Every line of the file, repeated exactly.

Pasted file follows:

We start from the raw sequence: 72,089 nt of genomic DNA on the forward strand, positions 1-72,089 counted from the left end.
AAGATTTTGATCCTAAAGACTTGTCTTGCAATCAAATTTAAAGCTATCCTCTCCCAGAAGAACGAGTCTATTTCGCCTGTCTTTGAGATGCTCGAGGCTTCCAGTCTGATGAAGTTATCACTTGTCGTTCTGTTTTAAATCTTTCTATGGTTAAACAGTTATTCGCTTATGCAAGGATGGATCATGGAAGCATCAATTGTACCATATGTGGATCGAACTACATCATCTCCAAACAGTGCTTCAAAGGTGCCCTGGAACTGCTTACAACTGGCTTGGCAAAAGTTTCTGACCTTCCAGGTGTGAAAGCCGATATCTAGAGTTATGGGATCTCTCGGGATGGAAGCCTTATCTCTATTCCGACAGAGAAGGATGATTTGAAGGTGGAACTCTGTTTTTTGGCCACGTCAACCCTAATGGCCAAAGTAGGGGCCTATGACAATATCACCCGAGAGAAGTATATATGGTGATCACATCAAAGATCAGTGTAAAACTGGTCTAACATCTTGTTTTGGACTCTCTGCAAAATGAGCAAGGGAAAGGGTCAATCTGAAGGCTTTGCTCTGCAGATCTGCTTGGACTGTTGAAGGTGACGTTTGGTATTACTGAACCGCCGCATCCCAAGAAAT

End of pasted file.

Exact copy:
We start from the raw sequence: 72,089 nt of genomic DNA on the forward strand, positions 1-72,089 counted from the left end.
AAGATTTTGATCCTAAAGACTTGTCTTGCAATCAAATTTAAAGCTATCCTCTCCCAGAAGAACGAGTCTATTTCGCCTGTCTTTGAGATGCTCGAGGCTTCCAGTCTGATGAAGTTATCACTTGTCGTTCTGTTTTAAATCTTTCTATGGTTAAACAGTTATTCGCTTATGCAAGGATGGATCATGGAAGCATCAATTGTACCATATGTGGATCGAACTACATCATCTCCAAACAGTGCTTCAAAGGTGCCCTGGAACTGCTTACAACTGGCTTGGCAAAAGTTTCTGACCTTCCAGGTGTGAAAGCCGATATCTAGAGTTATGGGATCTCTCGGGATGGAAGCCTTATCTCTATTCCGACAGAGAAGGATGATTTGAAGGTGGAACTCTGTTTTTTGGCCACGTCAACCCTAATGGCCAAAGTAGGGGCCTATGACAATATCACCCGAGAGAAGTATATATGGTGATCACATCAAAGATCAGTGTAAAACTGGTCTAACATCTTGTTTTGGACTCTCTGCAAAATGAGCAAGGGAAAGGGTCAATCTGAAGGCTTTGCTCTGCAGATCTGCTTGGACTGTTGAAGGTGACGTTTGGTATTACTGAACCGCCGCATCCCAAGAAAT